The report, which looks at the U.K.’s defense relations with the U.S. and NATO, recommends Britain increases the percentage of gross domestic product being allocated to the military first to 2.5 percent and eventually 3 percent if the country is to maintain the military relationship with the U.S. and keep its leading role in NATO.

“The U.K. armed forces and the Treasury benefit from our close relationship with the U.S. However, that will continue to be true only while the U.K. military retains both the capacity and capability to maintain interoperability with the U.S. military and to relieve U.S. burdens. For this to be the case the U.K. armed forces must be funded appropriately,” said the report released June 26.

The lawmakers urged a significant rise in a defense budget which currently just manages to squeeze above the 2 percent of gross domestic product demanded by NATO for defense spending.

“We calculate that raising defence spending to 2.5% of GDP would result in a forecast spend of £50 billion per annum and raising it to 3% of GDP would take this to £60 billion per annum,” said the lawmakers.

The defense budget this year is set at £37 billion with small real term increases expected annually up to 2022.

A rise to 3 percent would see defence spending return to a level — in GDP percentage terms — that has not been seen since 1995.

The release of the document comes at a bad time for anyone advocating increases in defense spending here.

Last week Chancellor Philip Hammond, an ex-defense secretary, revealed plans to spend an additional £20 billion a year on health care and made it clear that there was little or nothing left to bolster the finances of other departments, including defense.

Defence Secretary Gavin Williamson has been battling for months to secure additional funding to fill a black hole that the National Audit Office, the government’s financial watchdog, has previously estimated could be anything between £4.8 billion and £20 billion in equipment spending alone over the next decade.

The exact amount depends to some degree on how much the military can save in efficiency improvements and reprioritizing and cutting capabilities and programs.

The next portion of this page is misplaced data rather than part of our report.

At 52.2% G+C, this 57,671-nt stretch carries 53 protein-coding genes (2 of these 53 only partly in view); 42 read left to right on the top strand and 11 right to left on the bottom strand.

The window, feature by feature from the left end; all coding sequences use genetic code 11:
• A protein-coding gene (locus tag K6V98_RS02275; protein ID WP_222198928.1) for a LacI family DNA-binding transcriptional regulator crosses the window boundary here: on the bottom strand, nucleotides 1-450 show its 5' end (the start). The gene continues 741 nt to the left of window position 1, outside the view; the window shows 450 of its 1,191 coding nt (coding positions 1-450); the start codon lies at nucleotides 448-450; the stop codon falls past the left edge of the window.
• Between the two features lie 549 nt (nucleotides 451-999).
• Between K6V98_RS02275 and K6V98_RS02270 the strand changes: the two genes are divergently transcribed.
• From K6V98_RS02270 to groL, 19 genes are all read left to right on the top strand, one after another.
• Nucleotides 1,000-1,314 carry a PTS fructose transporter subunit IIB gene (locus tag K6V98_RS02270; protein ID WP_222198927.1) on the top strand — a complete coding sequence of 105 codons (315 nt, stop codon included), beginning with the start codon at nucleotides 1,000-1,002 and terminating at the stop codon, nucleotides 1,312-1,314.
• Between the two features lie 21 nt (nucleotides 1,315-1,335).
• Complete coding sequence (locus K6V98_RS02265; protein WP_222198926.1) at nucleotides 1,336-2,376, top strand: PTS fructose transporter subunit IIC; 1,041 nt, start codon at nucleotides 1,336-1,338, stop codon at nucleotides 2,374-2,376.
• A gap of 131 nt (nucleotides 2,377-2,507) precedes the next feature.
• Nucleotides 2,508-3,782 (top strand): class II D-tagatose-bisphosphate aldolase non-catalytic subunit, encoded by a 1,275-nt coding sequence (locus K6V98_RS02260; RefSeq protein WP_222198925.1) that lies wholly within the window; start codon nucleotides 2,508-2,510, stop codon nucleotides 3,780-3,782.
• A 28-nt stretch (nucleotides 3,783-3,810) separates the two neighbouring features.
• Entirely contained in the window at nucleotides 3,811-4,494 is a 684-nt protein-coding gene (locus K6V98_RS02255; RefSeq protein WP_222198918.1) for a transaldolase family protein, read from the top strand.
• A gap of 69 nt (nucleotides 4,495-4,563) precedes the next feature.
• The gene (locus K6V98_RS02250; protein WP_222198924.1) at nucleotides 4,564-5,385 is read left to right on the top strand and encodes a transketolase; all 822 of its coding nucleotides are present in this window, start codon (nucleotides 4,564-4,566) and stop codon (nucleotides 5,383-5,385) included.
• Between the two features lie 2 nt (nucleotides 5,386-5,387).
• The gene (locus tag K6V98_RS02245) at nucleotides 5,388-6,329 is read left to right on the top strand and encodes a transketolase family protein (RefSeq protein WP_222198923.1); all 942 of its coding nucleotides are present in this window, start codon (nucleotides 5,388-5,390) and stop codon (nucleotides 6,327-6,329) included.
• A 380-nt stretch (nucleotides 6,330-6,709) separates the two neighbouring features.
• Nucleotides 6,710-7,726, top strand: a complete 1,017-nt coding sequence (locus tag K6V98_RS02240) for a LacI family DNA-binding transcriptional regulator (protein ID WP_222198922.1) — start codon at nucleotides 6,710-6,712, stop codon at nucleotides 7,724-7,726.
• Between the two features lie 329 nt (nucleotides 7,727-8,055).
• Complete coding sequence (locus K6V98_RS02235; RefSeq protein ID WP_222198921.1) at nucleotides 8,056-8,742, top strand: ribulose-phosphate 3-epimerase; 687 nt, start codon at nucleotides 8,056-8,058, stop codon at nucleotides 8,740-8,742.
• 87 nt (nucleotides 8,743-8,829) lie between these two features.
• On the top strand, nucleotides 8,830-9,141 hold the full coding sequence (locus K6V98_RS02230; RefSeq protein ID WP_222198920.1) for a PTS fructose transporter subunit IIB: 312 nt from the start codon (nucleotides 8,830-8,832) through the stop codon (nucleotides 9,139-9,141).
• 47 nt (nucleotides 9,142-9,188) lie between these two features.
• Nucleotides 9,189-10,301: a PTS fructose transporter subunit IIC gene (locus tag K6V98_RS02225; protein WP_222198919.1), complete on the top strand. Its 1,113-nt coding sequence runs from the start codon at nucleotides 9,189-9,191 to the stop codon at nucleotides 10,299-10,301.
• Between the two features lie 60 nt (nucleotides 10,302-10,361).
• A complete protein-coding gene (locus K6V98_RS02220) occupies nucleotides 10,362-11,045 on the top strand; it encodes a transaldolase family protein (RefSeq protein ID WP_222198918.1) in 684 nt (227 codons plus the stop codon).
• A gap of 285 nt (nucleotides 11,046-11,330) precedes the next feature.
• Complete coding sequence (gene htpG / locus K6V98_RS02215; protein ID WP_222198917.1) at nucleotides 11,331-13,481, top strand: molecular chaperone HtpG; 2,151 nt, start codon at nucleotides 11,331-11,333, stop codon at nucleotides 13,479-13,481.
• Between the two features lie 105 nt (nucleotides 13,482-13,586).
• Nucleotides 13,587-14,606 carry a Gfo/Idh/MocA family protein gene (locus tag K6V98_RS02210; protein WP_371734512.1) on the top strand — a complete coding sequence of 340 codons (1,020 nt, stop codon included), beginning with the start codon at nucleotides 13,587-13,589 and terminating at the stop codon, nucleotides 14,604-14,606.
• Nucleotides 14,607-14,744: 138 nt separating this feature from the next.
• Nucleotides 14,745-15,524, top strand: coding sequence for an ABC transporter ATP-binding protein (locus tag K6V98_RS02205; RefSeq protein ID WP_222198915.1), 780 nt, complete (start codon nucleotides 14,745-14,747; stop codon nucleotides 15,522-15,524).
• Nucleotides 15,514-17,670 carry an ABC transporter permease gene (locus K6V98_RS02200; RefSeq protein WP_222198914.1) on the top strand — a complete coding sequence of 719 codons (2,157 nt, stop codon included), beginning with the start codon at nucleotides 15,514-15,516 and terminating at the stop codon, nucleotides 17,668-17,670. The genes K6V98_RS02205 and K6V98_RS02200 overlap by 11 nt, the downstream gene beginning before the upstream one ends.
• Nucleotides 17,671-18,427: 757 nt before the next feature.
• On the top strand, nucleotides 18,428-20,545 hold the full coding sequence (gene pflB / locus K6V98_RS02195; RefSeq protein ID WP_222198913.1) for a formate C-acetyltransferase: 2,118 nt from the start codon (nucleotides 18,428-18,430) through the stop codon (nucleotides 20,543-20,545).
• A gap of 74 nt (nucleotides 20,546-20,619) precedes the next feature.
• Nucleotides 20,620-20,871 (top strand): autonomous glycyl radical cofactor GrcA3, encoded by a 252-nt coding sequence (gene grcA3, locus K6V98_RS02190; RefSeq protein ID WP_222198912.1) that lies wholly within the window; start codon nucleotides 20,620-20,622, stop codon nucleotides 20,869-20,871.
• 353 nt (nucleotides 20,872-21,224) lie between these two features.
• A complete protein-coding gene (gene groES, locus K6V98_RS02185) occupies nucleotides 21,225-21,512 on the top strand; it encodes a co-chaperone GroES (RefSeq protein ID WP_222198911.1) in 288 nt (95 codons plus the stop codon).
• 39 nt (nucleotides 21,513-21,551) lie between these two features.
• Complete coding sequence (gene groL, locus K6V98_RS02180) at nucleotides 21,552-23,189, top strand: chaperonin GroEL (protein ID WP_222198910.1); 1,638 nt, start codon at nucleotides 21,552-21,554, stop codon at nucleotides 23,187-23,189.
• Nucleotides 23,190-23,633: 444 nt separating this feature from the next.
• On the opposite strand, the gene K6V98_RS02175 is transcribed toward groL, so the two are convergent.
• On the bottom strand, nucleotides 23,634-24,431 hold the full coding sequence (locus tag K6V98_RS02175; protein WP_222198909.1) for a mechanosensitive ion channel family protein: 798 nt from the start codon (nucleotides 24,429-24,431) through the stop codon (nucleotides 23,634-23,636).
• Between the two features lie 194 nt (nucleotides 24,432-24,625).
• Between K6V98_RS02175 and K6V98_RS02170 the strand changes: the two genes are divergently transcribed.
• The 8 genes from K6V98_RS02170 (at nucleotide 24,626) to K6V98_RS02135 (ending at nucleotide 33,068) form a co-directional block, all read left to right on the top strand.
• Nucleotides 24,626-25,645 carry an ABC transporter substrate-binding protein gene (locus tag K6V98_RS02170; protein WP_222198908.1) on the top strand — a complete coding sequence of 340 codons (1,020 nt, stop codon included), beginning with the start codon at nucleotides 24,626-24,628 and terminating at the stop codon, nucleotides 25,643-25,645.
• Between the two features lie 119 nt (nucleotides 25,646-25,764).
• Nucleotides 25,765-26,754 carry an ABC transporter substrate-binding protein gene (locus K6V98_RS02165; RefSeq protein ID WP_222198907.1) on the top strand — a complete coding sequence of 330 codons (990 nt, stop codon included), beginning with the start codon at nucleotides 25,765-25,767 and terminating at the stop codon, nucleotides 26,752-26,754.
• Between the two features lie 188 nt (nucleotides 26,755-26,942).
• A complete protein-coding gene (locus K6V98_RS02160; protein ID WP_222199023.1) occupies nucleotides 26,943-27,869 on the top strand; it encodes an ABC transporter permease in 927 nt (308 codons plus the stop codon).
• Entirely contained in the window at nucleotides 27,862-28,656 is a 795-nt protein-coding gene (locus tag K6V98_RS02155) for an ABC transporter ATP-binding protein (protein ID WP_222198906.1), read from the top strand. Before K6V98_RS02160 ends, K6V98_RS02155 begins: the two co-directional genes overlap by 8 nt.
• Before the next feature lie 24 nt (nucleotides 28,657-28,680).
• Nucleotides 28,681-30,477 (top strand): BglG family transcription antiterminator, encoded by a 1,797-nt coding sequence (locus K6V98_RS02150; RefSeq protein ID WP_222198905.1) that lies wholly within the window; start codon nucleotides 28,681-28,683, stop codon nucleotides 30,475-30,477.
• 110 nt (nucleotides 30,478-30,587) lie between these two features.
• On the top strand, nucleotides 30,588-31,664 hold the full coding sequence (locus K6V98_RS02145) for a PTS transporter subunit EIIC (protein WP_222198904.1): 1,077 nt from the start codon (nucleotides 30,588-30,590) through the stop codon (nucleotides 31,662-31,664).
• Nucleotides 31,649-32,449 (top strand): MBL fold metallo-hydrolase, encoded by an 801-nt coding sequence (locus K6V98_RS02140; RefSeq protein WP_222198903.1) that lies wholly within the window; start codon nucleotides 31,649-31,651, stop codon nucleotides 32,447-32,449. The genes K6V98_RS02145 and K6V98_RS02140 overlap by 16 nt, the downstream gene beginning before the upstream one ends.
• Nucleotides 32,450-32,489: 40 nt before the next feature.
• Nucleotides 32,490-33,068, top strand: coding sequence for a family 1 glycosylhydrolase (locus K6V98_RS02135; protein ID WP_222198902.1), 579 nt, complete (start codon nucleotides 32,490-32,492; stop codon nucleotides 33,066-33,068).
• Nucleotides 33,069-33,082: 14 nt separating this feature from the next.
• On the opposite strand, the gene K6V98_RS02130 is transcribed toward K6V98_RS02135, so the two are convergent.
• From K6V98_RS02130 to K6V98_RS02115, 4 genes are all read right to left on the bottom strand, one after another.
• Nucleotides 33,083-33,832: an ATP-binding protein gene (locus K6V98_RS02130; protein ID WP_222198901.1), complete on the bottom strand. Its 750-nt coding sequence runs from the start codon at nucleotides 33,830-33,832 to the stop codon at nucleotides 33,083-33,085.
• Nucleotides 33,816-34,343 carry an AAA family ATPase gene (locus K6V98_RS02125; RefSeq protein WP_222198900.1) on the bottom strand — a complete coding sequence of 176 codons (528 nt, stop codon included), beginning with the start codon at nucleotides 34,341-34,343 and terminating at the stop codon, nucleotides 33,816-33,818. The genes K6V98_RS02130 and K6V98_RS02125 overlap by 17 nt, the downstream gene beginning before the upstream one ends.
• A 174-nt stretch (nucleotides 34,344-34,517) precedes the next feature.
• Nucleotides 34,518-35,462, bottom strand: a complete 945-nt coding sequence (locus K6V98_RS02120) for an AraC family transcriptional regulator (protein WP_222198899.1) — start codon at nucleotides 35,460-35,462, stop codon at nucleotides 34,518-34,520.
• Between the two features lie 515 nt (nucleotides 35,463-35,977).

The headline outcomes of a Minstry of Defence review into the future size and shape of British forces, officially called the Modernising Defence Programme, could come at the NATO summit scheduled for Brussels starting July 11.

Media reports Sunday on the defense funding battle highlighted the seemingly growing rift between Williamson and senior government figures over the issue.

The reports followed strong denials from Prime Minister Theresa May last week that the government here was considering a watering down of Britain’s ‘tier-one’ status as a military power after the Financial Times reported that May asked Williamson to justify continuance of that position.

The U.S, Britain, China, Russia and France are the only nations with a tier one status — which basically means they are able to fight nuclear, conventional and other conflicts around the world.

The committee said military-to-military engagement between the U.K. and the U.S. was one of the linchpins of the bilateral relationship between the two nations.

The report said the U.K. benefits greatly from the width and depth of the U.K.-U.S. defense and security relationship, but such a relationship requires a degree of interoperability that can be sustained only through investment in U.K. armed forces.

The importance of the military relationship between the U.S. and Europe’s leading military power also extends into NATO.

Lawmakers said the relationship is vital to the functioning of NATO while the U.K.’s leading contribution to the alliance helps to sustain the relationship between London and Washington.

Julian Lewis, the Defence Committee chairman, said in a statement:

“Defence spending is an area where a strong message needs to be sent to our allies and adversaries alike. The Government has consistently talked about increasing the U.K.’s commitment to NATO after our departure from the European Union. An increased commitment, in the face of new and intensified threats, means that further investment is essential,” said Lewis.

The warning in the report over the risks to the military relationship between London and Washington follows a similar warning in February by U.S. Defense Secretary James Mattis that Britain had to retain a credible military if the relationship between the two nations was to endure and strengthen.